It is desirable to provide a connector for permanent attachment of conductor leads to a medical electrode in which the electrode is positively engaged, in which lead terminals on the ends of the lead wires are securely held in electrical contact with an electrically conductive layer of the electrode, and in which a strain relief for the leads is provided to reduce strain on the connector when a force is applied to the leads.
These needs are met by an electrical connector according to the present invention which provides electrical connection between a pair of electrical conductor leads, each having a ring terminals, and an electrically conductive connection tab of a medical electrode. The connector comprises an upper connector portion, a lower connector portion, and welded means for permanently attaching the upper and lower portions together. The upper connector portion defines a pair of engagement pins, spaced apart in correspondence to the spacing between the engagement holes defined by the tab. The lower connector portion defines a pair of engagement posts having outer diameters and spacing corresponding to the diameters and spacing of the pair of engagement holes, respectively. The posts each define a central opening sized to receive one of the engagement pins. The welded means extends around the periphery of the connector portions, whereby the engagement holes and the ring terminals are engaged by the engagement posts. The ring terminals and the connection tab are pressed together between the upper connector portion and the lower connector portion.
The engagement posts may each include at least one rib means on the periphery thereof to engage frictionally a terminal ring pressed thereon during assembly of the connector.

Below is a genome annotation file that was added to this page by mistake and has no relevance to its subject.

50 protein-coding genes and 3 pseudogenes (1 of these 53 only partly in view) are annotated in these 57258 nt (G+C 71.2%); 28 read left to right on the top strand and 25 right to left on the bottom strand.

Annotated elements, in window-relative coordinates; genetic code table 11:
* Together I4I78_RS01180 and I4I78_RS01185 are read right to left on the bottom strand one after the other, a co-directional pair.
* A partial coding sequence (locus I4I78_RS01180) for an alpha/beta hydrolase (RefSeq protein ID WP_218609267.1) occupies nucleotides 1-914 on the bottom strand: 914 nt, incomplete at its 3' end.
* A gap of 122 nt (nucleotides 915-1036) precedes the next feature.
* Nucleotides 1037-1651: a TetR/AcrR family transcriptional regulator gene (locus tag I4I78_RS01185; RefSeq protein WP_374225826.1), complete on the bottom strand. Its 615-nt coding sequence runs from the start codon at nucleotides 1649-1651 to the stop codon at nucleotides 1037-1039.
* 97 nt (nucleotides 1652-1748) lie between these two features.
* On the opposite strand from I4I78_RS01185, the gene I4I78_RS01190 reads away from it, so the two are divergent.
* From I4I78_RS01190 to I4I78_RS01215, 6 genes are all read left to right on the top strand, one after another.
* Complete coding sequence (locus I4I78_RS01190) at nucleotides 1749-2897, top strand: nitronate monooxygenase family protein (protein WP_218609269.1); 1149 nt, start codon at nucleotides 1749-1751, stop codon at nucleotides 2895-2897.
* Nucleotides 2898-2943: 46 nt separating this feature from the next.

The welded means may comprise a ridge defined by the lower connector portion and extending around a portion of the periphery of the lower connector portion, and a corresponding surface extending around the periphery of the upper connector portion, to which said ridge is sonically welded, or permanently attached in some manner.
The upper and lower connector portions may define gaps in the sonic welded means which together define an access opening for the leads. The upper and lower connector portions may define outwardly curved surfaces to either side of the access opening, whereby tension applied to the conductor leads is transmitted to the outwardly curved surfaces, and thereby relieved from the ring terminals. The lower connector portion may further include separator means, centrally positioned adjacent the access opening, for urging the conductor leads outward into contact with the outwardly curved surfaces.